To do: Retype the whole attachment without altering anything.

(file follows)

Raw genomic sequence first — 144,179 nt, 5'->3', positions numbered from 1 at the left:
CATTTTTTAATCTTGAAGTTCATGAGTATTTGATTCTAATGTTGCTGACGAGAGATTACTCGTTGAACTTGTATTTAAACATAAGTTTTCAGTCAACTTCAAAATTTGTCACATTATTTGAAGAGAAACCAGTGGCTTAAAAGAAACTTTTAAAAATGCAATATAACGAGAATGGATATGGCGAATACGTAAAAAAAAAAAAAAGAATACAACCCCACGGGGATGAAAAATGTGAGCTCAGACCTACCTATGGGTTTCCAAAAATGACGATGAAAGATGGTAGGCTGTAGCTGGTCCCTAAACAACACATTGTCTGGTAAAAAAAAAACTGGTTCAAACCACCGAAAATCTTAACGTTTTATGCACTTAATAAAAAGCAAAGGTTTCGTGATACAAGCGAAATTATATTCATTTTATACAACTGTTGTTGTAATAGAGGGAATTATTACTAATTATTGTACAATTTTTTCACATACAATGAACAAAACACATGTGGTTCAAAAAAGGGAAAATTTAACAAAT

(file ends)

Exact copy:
Raw genomic sequence first — 144,179 nt, 5'->3', positions numbered from 1 at the left:
CATTTTTTAATCTTGAAGTTCATGAGTATTTGATTCTAATGTTGCTGACGAGAGATTACTCGTTGAACTTGTATTTAAACATAAGTTTTCAGTCAACTTCAAAATTTGTCACATTATTTGAAGAGAAACCAGTGGCTTAAAAGAAACTTTTAAAAATGCAATATAACGAGAATGGATATGGCGAATACGTAAAAAAAAAAAAAAGAATACAACCCCACGGGGATGAAAAATGTGAGCTCAGACCTACCTATGGGTTTCCAAAAATGACGATGAAAGATGGTAGGCTGTAGCTGGTCCCTAAACAACACATTGTCTGGTAAAAAAAAAACTGGTTCAAACCACCGAAAATCTTAACGTTTTATGCACTTAATAAAAAGCAAAGGTTTCGTGATACAAGCGAAATTATATTCATTTTATACAACTGTTGTTGTAATAGAGGGAATTATTACTAATTATTGTACAATTTTTTCACATACAATGAACAAAACACATGTGGTTCAAAAAAGGGAAAATTTAACAAAT